Karl Pillemer is an American gerontologist who studies the changes people experience as they age. Bronnie Ware is an Australian nurse who cares for people in the last few weeks of their lives. They both realized they were sitting on a gold mine of knowledge that could be learned from people who have gone before and experienced it all. They each took a bit different approach to mine this wealth of elderly advice, but the results from each of their studies are incredibly valuable.
Karl asked more than 1,200 seniors, “Over the course of your life, what are the most important lessons you would like to pass on to younger people?” From those responses he wrote his book, 30 Lessons for Living: Tried and True Advice from the Wisest Americans. Here are the top ten responses that emerged:
- Choose a career for the intrinsic rewards, not the financial ones.
- Act now like you will need your body for 100 years.
- Take a risk and a leap of faith when opportunity knocks.
- Choose a mate with extreme care.
- Travel more.
- Don’t wait to say words that need to be said, such as “I’m sorry,” “Thank you,” “I love you.”
- Time is of the essence: Live as though life is short—because it is.
- Happiness is a choice, not a condition.
- Time spent worrying is time wasted: Stop worrying.
- When it comes to making the most of your life, think small. Savor the simple daily pleasures.
Bronnie interviewed her patients and asked them what they regretted most about their lives. The most common responses she received, which she expounds on in her book, The Top Five Regrets of the Dying, were,
- “I wish I’d had the courage to live a life true to myself, not the life others expected of me.”
- “I wish I didn’t work so hard.”
- “I wish I’d had the courage to express my feelings.”
- “I wish I had stayed in touch with my friends.”
- “I wish I had let myself be happier.”
These responses are worth pondering deeply.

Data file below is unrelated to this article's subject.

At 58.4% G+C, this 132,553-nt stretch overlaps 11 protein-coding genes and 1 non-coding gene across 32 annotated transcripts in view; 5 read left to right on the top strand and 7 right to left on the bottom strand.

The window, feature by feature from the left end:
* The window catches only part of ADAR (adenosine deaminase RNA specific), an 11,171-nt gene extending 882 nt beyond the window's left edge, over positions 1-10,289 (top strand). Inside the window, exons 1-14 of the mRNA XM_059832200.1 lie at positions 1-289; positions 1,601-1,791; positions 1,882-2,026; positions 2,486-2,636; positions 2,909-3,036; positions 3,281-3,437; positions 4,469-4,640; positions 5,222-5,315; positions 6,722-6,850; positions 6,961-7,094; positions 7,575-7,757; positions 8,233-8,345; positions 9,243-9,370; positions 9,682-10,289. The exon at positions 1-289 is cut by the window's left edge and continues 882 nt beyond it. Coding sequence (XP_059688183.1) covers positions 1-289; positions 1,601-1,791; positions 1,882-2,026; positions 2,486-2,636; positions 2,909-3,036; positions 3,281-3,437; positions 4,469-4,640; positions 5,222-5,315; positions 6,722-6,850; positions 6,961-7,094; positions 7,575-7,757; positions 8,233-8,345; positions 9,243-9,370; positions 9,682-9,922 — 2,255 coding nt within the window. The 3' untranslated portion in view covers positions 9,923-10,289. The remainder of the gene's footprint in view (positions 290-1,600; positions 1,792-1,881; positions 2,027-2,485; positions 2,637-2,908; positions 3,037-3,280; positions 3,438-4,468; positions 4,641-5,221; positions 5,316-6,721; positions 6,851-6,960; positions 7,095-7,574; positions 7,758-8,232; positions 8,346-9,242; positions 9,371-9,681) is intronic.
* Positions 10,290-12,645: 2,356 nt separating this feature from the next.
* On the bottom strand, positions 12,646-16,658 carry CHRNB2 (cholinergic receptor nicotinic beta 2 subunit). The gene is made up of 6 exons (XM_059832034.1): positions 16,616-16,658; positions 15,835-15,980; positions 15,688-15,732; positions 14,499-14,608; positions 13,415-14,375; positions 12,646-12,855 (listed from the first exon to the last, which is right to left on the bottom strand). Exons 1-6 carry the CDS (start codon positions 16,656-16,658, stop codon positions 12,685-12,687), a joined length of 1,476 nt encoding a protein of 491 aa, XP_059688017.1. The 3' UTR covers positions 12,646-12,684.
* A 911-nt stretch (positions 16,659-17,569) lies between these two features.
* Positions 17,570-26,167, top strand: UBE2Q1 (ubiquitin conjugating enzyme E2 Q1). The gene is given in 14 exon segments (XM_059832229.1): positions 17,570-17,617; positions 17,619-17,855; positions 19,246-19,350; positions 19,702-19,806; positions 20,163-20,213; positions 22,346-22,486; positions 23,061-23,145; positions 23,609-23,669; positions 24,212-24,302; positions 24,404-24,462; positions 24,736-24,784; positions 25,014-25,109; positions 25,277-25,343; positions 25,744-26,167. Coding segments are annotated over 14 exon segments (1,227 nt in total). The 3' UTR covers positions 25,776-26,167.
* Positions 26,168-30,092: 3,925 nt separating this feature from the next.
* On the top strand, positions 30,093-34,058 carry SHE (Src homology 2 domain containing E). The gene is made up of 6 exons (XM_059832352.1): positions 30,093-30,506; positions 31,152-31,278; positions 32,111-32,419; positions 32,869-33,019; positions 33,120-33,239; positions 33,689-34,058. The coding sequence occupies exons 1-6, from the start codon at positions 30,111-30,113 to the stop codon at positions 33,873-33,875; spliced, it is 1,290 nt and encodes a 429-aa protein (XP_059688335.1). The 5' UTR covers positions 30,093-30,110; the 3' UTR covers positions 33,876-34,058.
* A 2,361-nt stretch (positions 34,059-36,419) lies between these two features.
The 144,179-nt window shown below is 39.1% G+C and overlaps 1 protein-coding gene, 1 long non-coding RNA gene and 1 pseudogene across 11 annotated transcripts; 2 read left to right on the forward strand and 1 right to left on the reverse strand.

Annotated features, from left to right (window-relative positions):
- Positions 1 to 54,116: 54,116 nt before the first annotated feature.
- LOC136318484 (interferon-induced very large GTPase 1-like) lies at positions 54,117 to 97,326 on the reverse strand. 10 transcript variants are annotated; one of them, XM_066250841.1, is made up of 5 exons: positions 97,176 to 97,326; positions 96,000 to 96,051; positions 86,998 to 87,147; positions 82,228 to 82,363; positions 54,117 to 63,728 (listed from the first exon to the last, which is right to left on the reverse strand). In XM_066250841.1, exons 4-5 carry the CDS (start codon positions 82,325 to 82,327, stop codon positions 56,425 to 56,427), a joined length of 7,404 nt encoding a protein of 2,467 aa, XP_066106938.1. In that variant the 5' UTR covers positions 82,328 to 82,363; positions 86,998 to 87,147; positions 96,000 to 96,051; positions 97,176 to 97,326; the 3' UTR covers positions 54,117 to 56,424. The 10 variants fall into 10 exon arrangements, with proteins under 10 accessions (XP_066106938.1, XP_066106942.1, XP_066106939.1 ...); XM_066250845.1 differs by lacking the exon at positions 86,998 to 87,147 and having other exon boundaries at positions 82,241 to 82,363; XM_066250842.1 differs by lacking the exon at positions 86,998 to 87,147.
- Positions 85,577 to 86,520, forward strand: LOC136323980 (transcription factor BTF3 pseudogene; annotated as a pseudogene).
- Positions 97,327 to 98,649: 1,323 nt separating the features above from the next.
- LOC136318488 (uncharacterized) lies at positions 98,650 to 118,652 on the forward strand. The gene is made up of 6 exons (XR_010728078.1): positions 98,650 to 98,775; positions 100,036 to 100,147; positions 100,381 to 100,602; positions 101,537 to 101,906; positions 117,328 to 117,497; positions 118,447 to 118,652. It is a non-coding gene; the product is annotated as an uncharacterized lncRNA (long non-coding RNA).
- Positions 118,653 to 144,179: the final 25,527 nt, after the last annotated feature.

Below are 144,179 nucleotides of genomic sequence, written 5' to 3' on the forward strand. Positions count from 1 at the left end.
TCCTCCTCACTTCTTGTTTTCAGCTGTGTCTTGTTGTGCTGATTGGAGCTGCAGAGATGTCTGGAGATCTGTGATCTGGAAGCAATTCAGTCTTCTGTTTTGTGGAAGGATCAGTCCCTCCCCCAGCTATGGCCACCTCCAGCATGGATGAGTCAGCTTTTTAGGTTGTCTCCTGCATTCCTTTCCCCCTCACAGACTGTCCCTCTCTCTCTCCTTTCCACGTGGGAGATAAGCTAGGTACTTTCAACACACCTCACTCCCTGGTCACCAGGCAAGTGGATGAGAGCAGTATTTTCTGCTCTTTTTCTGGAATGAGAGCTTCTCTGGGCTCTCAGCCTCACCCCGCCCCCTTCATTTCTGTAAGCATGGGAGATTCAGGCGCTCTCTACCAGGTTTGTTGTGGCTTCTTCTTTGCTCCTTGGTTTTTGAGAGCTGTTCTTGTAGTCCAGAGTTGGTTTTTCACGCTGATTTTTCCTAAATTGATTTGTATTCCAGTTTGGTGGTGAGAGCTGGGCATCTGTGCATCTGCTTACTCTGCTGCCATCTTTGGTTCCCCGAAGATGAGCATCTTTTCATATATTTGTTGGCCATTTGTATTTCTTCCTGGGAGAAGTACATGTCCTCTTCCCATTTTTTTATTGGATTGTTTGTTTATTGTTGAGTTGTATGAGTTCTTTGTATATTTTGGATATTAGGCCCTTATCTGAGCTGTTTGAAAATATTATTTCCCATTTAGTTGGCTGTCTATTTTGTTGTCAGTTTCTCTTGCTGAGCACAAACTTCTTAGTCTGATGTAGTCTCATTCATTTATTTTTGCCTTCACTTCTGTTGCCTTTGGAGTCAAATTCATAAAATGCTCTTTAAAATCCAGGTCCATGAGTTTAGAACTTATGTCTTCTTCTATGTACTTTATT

Principle: Make the Most of Your Life—Live So That You Will Never Have Regrets
No one wants to lay in their deathbed plagued by all the things they wish they had done, said, and experienced. Yet sadly, we all live as if we have forever. We run from the inevitable reality that we’re going to die and fill our time with avoidant work, petty distractions, and meaningless entertainment. Death is non-negotiable but the quality of your life is negotiable. How you live it and whom you spend it with is negotiable. Make your stand now. Make a declaration as to the quality of your life.
The 5 Day Weekend lifestyle is about replacing all these with important contributions, purposeful adventure, and meaningful service. It should be wild, unpredictable with the operating methodology of taking calculated risks. It’s your private undertaking, a spiritual journey and an act of rebirth.
In my next post, I will offer you some suggestions for things you can do to avoid regret in your life, and to find the freedom of peace in your life.
In the meantime, I’d love to hear your thoughts on these “end-of-life” insights into what’s important for each of us. Which of these spoke most directly to you? Thank you for sharing.
Secure your copy of the “5 Day Weekend” book. 5 Day Weekend: Freedom to Make Your Life and Work Rich with Purpose [Nik Halik & Garrett Gunderson]